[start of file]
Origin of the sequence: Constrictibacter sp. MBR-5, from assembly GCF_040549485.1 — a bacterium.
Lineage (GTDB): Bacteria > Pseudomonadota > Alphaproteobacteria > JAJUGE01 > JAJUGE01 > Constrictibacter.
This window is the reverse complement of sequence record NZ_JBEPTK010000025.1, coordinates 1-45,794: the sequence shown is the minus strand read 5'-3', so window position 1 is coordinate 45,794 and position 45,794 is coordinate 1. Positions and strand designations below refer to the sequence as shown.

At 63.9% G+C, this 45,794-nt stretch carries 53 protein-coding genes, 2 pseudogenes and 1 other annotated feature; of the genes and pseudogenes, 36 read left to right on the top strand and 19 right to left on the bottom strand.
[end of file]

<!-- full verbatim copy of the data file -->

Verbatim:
Origin of the sequence: Constrictibacter sp. MBR-5, from assembly GCF_040549485.1 — a bacterium.
Lineage (GTDB): Bacteria > Pseudomonadota > Alphaproteobacteria > JAJUGE01 > JAJUGE01 > Constrictibacter.
This window is the reverse complement of sequence record NZ_JBEPTK010000025.1, coordinates 1-45,794: the sequence shown is the minus strand read 5'-3', so window position 1 is coordinate 45,794 and position 45,794 is coordinate 1. Positions and strand designations below refer to the sequence as shown.

At 63.9% G+C, this 45,794-nt stretch carries 53 protein-coding genes, 2 pseudogenes and 1 other annotated feature; of the genes and pseudogenes, 36 read left to right on the top strand and 19 right to left on the bottom strand.